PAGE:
Australia is increasingly recognised as a multicultural and diverse society. Nationally, all accrediting bodies for allied health, nursing, midwifery and medical professions require tertiary educated students to be culturally safe with regards to cultural and social diversity. This text, drawing on experts from a range of disciplines, including public health, nursing and sociology, shows how the theory and practice of cultural safety can inform effective health care practices with all kinds of diverse populations.
Part 1 explores key themes and concepts, including social determinants of health and cultural models of health and health care. There is a particular focus on how different models of health, including the biomedical and Indigenous perspectives, intersect in Australia today. Part 2 looks at culturally safe health care practice focusing on principles and practice as well as policy and advocacy. The authors consider the practices that can be most effective, including meaningful communication skills and cultural responsiveness. Part 3 examines the practice issues in working with diverse populations, including Indigenous Australians, Culturally and Linguistically Diverse Australians, Australians with disabilities, Australians of diverse sexual orientation and gender identity, and ageing Australians. Part 4 combines all learnings from Parts 1–3 into practical learning activities, assessments and feedback for learners engaging with this textbook.
Culture, Diversity and Health in Australia is a sensitive, richly nuanced and comprehensive guide to effective health practice in Australia today and is a key reference text for either undergraduate or postgraduate students studying health care. It will also be of interest to professional health care practitioners and policy administrators.
Table of Contents
Part I: Understanding Culture, Diversity and Health
Chapter 1- An Introduction to Culture, Diversity and Health in Australia
By Tinashe Dune, Kim McLeod and Robyn Williams
Chapter 2- The Social and Cultural Determinants of Health
By Rebecca E. Olson, Allyson Mutch, Lisa Fitzgerald and Sophie Hickey
Chapter 3- Cultural Models of Health and Health Care
By Alexander Workman, Syeda Zakia Hossain, Pranee Liamputtong, Angelica Ojinnaka and Elias Mpofu
Part II: Culturally Safe Health Care Practice
Chapter 4- Principles of Cultural Safety
By Robyn Williams, Tinashe Dune and Kim McLeod
Chapter 5- Policy and Advocacy in Culturally Diverse Health Care
By Keera Laccos-Barrett and Angela Brown
Chapter 6- Culturally Safe Health Care Practice
By Kim McLeod, Robyn Williams and Tinashe Dune
Part III: Working with Diverse Populations
Chapter 7- Aboriginal and Torres Strait Islander Australians
By Liesa Clague, Janelle Trees and Rob Atkinson
Chapter 8- Culturally and Linguistically Diverse Australians
By Rocco Cavaleri, Virginia Mapedzahama, Rashmi Pithavadian, Rubab Firdaus, David Ayika and Amit Arora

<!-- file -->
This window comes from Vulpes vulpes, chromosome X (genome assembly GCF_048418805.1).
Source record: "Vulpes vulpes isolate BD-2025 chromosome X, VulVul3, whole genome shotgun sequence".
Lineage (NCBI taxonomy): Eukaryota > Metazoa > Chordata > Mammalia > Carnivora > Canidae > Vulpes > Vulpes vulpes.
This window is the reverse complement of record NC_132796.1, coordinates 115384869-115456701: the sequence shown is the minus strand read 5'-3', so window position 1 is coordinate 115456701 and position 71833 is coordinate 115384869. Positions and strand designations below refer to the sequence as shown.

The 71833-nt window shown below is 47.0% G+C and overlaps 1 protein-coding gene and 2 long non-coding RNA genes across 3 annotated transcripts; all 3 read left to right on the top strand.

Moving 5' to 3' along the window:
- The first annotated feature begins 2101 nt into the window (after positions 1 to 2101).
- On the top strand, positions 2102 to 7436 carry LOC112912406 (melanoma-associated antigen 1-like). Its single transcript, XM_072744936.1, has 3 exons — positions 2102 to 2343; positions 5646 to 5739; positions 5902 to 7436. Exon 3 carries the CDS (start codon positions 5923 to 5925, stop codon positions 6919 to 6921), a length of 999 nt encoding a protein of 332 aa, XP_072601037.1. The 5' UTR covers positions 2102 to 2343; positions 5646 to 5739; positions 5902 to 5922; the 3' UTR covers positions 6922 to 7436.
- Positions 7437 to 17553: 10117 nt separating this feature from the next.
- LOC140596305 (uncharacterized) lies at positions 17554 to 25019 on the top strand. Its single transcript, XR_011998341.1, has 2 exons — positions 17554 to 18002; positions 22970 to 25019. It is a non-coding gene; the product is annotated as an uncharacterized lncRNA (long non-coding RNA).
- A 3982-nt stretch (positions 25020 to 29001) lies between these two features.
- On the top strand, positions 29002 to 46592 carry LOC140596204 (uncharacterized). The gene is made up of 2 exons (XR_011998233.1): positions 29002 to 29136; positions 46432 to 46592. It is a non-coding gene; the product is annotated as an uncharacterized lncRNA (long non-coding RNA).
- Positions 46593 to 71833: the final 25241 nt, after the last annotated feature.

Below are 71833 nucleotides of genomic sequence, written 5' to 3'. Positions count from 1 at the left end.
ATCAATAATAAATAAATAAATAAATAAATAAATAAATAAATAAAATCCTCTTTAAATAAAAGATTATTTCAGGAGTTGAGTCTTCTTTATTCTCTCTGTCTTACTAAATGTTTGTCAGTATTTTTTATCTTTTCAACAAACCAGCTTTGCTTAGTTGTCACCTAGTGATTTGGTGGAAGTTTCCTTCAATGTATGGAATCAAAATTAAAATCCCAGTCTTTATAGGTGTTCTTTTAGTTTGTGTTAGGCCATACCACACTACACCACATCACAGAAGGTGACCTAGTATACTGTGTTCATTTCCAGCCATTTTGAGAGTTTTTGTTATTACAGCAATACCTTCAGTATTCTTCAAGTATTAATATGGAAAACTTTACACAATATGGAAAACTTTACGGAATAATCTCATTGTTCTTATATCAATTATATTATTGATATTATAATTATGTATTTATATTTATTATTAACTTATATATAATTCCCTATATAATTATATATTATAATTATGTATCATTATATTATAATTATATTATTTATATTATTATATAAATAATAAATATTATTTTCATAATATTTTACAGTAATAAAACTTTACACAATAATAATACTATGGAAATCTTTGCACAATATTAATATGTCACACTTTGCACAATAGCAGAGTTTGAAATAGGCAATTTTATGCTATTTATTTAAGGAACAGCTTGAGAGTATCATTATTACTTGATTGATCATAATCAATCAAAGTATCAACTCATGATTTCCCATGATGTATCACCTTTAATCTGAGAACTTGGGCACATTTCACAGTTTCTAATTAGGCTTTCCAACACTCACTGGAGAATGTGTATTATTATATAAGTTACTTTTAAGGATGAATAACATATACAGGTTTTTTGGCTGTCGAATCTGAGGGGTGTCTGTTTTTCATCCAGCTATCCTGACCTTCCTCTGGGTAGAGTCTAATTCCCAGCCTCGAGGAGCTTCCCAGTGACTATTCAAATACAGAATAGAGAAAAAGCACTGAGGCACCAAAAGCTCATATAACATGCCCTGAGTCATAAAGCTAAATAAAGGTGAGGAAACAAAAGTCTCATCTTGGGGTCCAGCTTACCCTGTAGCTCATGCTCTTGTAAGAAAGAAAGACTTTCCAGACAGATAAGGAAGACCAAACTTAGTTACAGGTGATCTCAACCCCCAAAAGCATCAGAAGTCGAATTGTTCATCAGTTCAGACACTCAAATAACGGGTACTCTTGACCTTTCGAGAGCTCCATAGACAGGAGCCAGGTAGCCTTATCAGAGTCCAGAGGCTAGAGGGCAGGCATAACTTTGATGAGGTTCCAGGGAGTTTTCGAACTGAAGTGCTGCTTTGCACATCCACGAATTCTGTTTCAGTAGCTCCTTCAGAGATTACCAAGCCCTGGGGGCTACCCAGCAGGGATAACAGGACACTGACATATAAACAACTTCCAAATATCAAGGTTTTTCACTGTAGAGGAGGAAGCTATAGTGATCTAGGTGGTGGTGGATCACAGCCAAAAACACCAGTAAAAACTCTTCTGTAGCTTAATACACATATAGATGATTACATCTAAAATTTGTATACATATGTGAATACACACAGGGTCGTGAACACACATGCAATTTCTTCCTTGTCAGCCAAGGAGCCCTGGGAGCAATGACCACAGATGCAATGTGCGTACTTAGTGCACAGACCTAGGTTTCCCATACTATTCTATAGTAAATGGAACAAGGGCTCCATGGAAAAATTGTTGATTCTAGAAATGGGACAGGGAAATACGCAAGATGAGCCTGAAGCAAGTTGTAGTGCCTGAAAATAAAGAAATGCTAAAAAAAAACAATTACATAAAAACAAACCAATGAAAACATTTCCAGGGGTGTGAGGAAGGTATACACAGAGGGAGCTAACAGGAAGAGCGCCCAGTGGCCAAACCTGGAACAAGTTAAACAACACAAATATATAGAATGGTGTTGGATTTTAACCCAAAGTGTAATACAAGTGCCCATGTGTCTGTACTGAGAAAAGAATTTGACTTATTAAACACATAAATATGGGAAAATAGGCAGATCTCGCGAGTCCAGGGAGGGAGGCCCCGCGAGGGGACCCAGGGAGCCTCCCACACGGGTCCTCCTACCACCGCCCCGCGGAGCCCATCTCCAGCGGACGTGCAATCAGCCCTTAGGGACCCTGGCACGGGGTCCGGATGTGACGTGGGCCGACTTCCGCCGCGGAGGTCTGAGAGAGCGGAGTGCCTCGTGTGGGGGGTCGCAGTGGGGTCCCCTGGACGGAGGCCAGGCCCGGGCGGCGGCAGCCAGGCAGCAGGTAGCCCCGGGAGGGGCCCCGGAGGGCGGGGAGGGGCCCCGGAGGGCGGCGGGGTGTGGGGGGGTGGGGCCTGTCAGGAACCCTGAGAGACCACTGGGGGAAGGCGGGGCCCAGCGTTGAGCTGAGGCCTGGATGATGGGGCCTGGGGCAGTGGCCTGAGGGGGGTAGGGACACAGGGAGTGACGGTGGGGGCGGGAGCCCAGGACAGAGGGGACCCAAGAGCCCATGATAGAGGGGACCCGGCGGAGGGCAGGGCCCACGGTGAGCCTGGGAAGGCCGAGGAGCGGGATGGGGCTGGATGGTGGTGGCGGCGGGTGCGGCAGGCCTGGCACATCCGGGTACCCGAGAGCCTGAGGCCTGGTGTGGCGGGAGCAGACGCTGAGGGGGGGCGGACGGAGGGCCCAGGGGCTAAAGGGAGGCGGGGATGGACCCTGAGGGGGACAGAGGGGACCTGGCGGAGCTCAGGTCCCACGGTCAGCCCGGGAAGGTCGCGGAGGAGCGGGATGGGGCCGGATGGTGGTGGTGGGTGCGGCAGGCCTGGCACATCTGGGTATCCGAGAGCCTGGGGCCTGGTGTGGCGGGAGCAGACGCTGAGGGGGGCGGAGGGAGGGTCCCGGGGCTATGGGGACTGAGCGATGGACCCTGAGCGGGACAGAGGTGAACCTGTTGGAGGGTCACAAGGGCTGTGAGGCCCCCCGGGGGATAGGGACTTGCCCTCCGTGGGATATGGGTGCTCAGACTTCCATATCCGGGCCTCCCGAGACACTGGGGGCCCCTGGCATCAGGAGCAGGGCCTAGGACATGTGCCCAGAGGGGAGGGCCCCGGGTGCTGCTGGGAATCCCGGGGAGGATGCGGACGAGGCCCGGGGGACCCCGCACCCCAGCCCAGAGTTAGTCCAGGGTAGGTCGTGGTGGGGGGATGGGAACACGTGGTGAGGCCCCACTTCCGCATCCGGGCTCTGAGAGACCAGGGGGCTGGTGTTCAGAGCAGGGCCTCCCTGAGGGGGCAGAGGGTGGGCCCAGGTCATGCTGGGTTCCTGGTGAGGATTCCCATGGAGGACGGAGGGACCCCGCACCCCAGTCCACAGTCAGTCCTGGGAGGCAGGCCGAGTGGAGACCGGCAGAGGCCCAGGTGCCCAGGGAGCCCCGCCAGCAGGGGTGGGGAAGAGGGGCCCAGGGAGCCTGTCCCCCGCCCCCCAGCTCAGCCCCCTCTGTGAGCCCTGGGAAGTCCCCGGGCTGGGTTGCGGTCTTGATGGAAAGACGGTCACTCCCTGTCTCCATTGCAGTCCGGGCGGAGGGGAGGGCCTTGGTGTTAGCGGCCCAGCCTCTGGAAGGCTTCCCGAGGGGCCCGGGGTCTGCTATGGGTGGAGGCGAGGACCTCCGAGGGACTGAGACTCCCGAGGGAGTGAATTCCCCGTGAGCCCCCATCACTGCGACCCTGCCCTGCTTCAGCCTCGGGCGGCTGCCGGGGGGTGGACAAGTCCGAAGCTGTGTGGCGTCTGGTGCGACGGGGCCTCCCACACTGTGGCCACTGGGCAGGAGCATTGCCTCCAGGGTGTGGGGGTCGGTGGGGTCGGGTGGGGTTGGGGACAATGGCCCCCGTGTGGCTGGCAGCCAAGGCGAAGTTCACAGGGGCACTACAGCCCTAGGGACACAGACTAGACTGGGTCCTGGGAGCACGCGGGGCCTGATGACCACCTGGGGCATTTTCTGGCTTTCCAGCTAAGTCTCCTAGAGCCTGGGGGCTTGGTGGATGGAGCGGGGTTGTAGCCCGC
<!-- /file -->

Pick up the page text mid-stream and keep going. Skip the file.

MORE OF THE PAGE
Chapter 9- Religious Diversity in Australia
By Douglas Ezzy
Chapter 10- Australians with Disabilities
By Ellen Fraser-Barbour and Natalie Hamam
Chapter 11- Gender and Health
By Alexander Workman, Rocco Cavaleri, Elias Mambo Machina, Stewart Alford and Tinashe Dune
Chapter 12- Australians of diverse sexual orientations and gender identities
By Cristyn Davies, Kerry H. Robinson, Atari Metcalf, Kimberley Ivory, Julie Mooney-Somers, Kane Race and S. Rachel Skinner
Chapter 13- Ageing Australians
By Genevieve Z. Steiner, Emma S. George, Freya MacMillan and Kate A. McBride
Part IV: Culturally Safe Teaching and Learning
Chapter 14- The Future of Culture, Diversity and Health in Australia: Culturally Safe Teaching and Learning
By Tinashe Dune, Kim McLeod and Robyn Williams
Tinashe Dune is a multi-award-winning Senior Lecturer in the areas of health sociology and public health and is also a clinical psychology registrar. At Western Sydney University Dr Dune teaches in the Interprofessional Health Science program. Her research and teaching focuses on marginalised populations. This includes the experiences of culturally and linguistically diverse people, those living with disability, ageing populations, LGBTIQ-identifying people and Indigenous populations. Dr Dune utilises mixed-methods approaches and interdisciplinary perspectives, which support multidimensional understandings of the lived experience, health outcomes and empowered ways to improve wellbeing.
Kim McLeod is Senior Lecturer in the School of Social Sciences at the University of Tasmania. Kim is known for her expertise in philosophically informed and arts-based health research. Much of Kim’s work explores the social change that contributes to health equity and population-level wellbeing. Kim’s approach to understanding health as ongoing processes of change is presented in her single authored book, Wellbeing Machine: How Health Emerges from the Assemblages of Everyday Life. Kim brings a multidisciplinary approach to her research practice. She commonly collaborates with researchers from the Health Sciences, Humanities and Social Sciences on health-related research projects. Kim's teaching expertise is introducing health profession students to cultural safety and the social context of health. She leads collaborative research projects to explore best teaching practice in this area.
Robyn Williams has nursing and education qualifications and has over 37 years of experience of working with Indigenous peoples, primarily in the Northern Territory but also all over Australia. Her fields of expertise include cultural safety, effective communication, curriculum development and program implementation, evaluation of community-based programs, and qualitative research in Indigenous and rural and remote health issues and culturally safe practitioners.